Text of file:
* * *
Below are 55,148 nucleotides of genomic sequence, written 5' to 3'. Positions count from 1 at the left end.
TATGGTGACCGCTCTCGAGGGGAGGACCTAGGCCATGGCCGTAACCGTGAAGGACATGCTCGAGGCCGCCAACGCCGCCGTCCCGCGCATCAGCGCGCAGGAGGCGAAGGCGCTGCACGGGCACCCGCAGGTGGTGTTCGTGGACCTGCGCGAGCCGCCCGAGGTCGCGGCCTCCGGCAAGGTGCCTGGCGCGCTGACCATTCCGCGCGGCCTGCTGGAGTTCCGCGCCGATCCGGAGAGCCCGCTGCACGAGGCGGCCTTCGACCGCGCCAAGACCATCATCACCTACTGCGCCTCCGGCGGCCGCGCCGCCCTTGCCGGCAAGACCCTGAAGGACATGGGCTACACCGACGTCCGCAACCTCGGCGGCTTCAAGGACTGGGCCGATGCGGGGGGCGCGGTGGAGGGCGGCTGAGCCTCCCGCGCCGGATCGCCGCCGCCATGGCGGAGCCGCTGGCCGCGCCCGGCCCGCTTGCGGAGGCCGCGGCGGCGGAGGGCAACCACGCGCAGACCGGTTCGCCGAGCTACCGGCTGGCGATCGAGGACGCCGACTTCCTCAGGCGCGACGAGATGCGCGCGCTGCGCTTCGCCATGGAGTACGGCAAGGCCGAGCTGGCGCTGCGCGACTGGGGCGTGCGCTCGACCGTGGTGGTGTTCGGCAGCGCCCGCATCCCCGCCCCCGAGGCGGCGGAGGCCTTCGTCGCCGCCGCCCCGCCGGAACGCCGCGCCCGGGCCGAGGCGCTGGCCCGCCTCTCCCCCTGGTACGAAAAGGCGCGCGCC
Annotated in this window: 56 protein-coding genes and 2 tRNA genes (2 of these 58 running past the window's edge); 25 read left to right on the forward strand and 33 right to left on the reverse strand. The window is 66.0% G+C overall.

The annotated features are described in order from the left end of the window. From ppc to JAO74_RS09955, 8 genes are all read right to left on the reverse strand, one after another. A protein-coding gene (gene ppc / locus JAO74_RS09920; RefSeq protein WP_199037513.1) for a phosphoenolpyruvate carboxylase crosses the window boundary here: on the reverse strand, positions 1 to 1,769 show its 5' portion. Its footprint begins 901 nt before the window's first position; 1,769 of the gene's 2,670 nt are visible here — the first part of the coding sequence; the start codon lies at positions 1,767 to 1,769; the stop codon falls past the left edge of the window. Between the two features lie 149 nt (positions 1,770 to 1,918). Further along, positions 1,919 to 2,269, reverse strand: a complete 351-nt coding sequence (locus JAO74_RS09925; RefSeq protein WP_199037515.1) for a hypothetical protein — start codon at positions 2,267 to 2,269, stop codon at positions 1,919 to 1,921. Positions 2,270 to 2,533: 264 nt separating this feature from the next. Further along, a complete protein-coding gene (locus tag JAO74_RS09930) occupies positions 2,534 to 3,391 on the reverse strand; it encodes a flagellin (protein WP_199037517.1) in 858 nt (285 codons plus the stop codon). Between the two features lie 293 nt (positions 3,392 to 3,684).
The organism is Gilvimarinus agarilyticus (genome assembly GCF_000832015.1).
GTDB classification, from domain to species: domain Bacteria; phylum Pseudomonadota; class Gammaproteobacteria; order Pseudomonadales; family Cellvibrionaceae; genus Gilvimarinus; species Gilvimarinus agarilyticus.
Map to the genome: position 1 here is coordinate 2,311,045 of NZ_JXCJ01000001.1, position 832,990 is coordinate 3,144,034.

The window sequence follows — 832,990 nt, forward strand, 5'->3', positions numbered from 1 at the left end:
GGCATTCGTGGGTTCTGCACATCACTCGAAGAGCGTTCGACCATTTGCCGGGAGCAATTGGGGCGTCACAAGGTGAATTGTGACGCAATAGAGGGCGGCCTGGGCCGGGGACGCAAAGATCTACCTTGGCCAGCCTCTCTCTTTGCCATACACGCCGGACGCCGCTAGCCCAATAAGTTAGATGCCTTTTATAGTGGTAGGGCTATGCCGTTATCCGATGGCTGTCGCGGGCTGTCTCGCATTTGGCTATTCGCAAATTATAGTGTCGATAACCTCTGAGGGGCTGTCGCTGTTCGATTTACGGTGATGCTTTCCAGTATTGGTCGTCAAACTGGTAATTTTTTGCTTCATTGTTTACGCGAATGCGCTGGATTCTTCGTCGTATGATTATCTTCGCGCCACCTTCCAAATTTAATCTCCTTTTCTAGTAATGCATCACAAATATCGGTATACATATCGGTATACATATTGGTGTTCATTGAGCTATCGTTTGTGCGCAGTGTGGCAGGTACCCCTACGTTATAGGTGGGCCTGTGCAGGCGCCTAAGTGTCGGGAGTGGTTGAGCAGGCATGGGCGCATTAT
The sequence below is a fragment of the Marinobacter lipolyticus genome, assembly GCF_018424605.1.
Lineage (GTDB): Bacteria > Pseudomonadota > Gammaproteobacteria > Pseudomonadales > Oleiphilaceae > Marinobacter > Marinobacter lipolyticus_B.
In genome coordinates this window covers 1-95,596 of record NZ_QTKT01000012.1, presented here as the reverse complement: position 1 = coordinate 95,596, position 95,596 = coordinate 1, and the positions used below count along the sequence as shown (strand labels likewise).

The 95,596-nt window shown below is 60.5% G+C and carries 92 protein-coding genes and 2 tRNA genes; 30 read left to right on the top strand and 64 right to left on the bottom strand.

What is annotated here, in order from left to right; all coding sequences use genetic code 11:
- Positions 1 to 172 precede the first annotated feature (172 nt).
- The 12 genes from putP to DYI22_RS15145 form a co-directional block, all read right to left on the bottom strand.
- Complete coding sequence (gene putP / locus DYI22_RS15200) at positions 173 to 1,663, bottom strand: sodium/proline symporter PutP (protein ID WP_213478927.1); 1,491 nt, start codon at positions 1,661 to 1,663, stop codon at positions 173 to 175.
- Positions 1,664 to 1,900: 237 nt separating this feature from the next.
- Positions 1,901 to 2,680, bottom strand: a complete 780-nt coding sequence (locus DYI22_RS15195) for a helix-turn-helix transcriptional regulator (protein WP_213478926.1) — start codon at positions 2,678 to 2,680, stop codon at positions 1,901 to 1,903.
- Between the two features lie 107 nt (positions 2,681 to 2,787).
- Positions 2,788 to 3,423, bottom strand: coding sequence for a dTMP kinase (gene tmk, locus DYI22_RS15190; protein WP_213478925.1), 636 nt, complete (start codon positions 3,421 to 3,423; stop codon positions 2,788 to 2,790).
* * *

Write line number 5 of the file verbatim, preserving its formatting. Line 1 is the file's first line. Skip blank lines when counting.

The organism is Gilvimarinus agarilyticus (genome assembly GCF_000832015.1).